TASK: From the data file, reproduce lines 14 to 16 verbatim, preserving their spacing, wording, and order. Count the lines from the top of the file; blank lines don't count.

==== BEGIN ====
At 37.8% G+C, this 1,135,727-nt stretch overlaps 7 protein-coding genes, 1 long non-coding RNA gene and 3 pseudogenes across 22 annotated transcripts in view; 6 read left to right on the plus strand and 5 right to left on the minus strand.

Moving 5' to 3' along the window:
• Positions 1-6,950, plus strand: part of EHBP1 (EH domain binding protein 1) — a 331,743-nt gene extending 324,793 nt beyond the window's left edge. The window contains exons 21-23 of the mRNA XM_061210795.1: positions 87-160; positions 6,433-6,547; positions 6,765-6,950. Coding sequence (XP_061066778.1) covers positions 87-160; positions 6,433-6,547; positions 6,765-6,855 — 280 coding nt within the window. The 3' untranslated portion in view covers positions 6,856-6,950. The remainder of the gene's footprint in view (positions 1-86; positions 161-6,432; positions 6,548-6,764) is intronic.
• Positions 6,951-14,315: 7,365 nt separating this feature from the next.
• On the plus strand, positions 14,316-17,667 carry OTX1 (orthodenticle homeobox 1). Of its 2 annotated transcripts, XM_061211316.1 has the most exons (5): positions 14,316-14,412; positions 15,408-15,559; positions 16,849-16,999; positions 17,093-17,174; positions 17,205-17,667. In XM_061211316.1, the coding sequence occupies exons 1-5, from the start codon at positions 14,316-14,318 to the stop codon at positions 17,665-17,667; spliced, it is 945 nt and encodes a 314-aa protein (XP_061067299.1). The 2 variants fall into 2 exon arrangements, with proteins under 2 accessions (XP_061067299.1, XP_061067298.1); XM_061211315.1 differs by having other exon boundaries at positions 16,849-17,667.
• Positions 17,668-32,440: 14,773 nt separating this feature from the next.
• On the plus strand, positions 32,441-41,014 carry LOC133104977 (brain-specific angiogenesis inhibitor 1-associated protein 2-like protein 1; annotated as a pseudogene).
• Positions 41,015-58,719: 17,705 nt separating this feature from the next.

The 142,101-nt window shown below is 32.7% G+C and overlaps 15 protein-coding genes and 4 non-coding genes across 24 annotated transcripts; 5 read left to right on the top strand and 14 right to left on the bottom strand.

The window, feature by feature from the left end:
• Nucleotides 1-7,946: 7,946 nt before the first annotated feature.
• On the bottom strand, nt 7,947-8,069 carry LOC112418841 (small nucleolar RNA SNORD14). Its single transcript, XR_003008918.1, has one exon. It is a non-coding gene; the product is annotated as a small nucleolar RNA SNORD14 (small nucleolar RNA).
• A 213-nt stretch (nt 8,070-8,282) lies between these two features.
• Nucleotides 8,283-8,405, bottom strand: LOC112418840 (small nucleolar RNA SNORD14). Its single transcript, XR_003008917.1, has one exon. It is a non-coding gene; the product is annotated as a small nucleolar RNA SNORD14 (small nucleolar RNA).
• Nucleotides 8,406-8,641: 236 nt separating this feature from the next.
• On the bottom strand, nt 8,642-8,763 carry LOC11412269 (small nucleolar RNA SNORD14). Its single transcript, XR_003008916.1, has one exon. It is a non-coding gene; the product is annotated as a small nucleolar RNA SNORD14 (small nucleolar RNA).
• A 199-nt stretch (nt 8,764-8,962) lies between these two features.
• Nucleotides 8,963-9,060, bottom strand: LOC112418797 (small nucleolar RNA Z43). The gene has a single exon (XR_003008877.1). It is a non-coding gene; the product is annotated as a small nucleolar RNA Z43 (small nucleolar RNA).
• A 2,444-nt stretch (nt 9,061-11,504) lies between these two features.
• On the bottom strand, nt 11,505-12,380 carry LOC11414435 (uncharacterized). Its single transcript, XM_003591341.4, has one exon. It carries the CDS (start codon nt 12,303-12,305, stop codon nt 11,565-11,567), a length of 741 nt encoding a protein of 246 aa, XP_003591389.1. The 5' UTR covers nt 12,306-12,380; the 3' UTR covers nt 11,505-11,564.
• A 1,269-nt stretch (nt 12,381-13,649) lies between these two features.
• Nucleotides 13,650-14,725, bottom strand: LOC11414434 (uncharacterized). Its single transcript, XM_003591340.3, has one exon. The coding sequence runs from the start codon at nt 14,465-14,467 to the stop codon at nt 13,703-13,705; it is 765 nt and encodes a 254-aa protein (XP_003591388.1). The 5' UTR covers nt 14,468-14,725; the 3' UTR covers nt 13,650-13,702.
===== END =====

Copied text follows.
• Nucleotides 8,283-8,405, bottom strand: LOC112418840 (small nucleolar RNA SNORD14). Its single transcript, XR_003008917.1, has one exon. It is a non-coding gene; the product is annotated as a small nucleolar RNA SNORD14 (small nucleolar RNA).
• Nucleotides 8,406-8,641: 236 nt separating this feature from the next.
• On the bottom strand, nt 8,642-8,763 carry LOC11412269 (small nucleolar RNA SNORD14). Its single transcript, XR_003008916.1, has one exon. It is a non-coding gene; the product is annotated as a small nucleolar RNA SNORD14 (small nucleolar RNA).